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Money, competition spur teams

By BOB PUTNAM, Times Staff Writer
© St. Petersburg Times
published August 30, 2002

Since 1993, when the Florida High School Activities Association started allowing teams to play full preseason games, Clearwater has lost every one.

Most were not even close.

The Tornadoes have had the bejesus kicked out of them by a who's who's among state powers, including Bradenton Manatee, Bradenton Southeast and Haines City. Nevertheless, coach Tom Bostic sticks to the same scheduling formula. Tonight, Clearwater hosts Jesuit, which went 12-1 last season and reached the Class 3A region final.

"The games don't count," Bostic said. "So why not go out and try to play somebody tough."

Another reason the Tornadoes are willing to go anywhere at any time to get their faces refitted is the big payday that keeps their athletic department breathing.

The preseason games were created in 1993 to raise money for the FHSAA, which was in debt and had just bought a new office building in Gainesville. Tickets had to cost at least $3, and the FHSAA takes 25 percent of the gross receipts.

Those stipulations still exist, but the rest of the money is split between the competing teams, welcome revenue for county public schools. Operating under a centralized funding system, public school teams in Pinellas must divvy up revenue earned from gross receipts in jamborees and regular-season games. But in preseason games, the money from the gate belongs to them, said Bob Hosack, director of activities for the county.

"It's a real plus for us," Bostic said. "We get to play good competition, and we get to make some money, too."

Other teams have followed Clearwater's path. In the past few seasons, Northeast has played Haines City and Crystal River, and Boca Ciega has faced Naples, Rockledge and Manatee.

"We've had Crystal River on a two-year contract, and we'll probably renew it," Vikings coach Jerry Austin said. "But we don't go for a home-and-away series. We go away-and-away. We like traveling up there and getting our money."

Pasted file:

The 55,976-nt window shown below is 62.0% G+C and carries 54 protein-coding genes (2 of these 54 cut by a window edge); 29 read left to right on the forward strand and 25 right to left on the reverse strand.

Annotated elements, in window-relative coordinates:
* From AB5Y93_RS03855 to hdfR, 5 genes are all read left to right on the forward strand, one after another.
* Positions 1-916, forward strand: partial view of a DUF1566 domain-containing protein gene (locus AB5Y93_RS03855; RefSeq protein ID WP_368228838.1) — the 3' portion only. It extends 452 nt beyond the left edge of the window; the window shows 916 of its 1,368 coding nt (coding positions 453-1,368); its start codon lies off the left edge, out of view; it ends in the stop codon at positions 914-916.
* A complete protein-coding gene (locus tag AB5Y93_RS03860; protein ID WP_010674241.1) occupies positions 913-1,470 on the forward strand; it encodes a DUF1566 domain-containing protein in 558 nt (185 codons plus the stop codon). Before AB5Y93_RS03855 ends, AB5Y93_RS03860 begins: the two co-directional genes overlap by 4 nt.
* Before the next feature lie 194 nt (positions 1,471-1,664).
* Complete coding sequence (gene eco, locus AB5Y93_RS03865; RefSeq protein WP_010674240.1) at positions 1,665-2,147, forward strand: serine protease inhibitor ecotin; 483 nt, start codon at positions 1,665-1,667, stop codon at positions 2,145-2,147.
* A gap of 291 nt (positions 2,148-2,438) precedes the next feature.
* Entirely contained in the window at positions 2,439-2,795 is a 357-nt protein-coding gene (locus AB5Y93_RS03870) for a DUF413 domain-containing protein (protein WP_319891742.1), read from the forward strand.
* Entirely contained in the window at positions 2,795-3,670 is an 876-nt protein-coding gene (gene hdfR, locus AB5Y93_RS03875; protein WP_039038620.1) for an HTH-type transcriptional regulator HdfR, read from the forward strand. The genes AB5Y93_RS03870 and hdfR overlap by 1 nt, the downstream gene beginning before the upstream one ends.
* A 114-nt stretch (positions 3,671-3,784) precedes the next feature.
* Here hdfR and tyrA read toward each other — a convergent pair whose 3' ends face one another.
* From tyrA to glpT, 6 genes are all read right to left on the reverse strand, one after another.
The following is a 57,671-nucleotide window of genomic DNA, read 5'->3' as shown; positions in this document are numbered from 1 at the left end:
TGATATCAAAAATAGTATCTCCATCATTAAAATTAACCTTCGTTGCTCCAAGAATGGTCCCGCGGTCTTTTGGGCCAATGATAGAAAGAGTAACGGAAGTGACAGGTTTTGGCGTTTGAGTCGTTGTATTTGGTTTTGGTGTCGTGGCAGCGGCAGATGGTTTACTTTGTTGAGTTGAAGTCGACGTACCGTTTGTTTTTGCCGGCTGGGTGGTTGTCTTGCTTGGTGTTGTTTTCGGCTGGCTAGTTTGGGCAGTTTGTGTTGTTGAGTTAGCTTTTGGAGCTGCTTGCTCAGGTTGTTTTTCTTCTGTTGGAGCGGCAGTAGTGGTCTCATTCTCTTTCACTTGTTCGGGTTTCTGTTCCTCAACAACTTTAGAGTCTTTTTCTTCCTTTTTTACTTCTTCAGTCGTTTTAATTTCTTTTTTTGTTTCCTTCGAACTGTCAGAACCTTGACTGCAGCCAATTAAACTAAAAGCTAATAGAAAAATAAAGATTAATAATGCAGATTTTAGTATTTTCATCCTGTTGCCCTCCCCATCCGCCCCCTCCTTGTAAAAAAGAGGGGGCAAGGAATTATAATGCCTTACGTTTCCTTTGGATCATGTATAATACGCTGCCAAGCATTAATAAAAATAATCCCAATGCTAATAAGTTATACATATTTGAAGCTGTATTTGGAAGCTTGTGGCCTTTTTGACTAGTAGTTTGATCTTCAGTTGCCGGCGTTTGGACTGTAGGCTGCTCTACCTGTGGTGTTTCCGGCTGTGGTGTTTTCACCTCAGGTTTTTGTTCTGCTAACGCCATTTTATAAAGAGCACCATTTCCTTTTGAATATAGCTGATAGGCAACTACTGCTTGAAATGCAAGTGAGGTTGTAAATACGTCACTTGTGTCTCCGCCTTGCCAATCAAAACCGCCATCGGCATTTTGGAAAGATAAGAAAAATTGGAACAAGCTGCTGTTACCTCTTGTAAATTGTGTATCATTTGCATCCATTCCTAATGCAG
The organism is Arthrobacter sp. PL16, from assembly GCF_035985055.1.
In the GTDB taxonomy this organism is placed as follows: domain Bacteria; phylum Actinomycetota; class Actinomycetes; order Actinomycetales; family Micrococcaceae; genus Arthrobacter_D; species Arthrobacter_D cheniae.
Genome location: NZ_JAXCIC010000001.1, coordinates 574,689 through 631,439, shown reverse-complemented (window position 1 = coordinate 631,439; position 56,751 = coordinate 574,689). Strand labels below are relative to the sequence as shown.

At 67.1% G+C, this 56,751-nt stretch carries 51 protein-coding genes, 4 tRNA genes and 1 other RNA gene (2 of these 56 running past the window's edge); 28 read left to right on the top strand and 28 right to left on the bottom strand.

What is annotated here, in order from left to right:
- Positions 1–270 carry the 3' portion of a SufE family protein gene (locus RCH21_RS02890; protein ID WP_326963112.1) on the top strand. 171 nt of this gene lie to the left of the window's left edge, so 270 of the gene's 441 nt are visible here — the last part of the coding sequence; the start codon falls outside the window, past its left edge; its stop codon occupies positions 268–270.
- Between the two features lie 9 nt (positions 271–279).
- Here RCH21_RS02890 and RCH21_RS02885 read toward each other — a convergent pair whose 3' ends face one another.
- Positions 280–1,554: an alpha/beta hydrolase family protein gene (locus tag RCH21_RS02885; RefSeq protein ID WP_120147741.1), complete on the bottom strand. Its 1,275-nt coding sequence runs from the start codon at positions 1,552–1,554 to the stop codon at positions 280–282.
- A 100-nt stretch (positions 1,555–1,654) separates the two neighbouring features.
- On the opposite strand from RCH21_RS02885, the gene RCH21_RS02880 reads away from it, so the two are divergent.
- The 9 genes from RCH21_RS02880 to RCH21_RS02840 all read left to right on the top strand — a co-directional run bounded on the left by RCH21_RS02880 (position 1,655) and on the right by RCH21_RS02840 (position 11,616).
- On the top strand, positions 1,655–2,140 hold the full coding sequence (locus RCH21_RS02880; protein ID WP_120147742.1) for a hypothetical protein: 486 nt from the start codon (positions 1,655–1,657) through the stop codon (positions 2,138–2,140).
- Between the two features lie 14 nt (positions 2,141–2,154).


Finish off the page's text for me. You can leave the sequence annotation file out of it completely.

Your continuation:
Austin said Northeast gets $2,500 to play at Crystal River, and Bostic has received anywhere between $1,000 and $10,000.

Meanwhile, the opposite is happening at private schools. Shorecrest, for example, is paying to travel to Disney's Wide World of Sports Complex to play Ocala St. John for the second straight year. "It's really a nice package that we get," said Chargers coach Phil Hayford, whose players each pay $160 for the trip. "We do it because the team likes it and team unity is important for us, especially having so many players playing both ways."

Balancing wins and dollars is a tricky business with preseason games. Bostic, however, insists his team is not on a mercenary mission. "I remember back in 1995, we played Manatee in the preseason. And I told my wife afterward that I thought we were going to be a pretty good football team," Bostic said. "She asked what the score was, and I told her it was bad. (Clearwater lost 61-10).

"After she stopped laughing, I told her I really believe that. That year, we won our district title and Manatee stayed home. In these games, the only way you lose is by not learning."

In tonight's game against Jesuit, the varsity players will play the first half followed by the junior varsity.

"We're trying to get a look at everybody, and if you sacrifice a win to do that, now is the time," Bostic said.

"But our goal is to go out and win the game."

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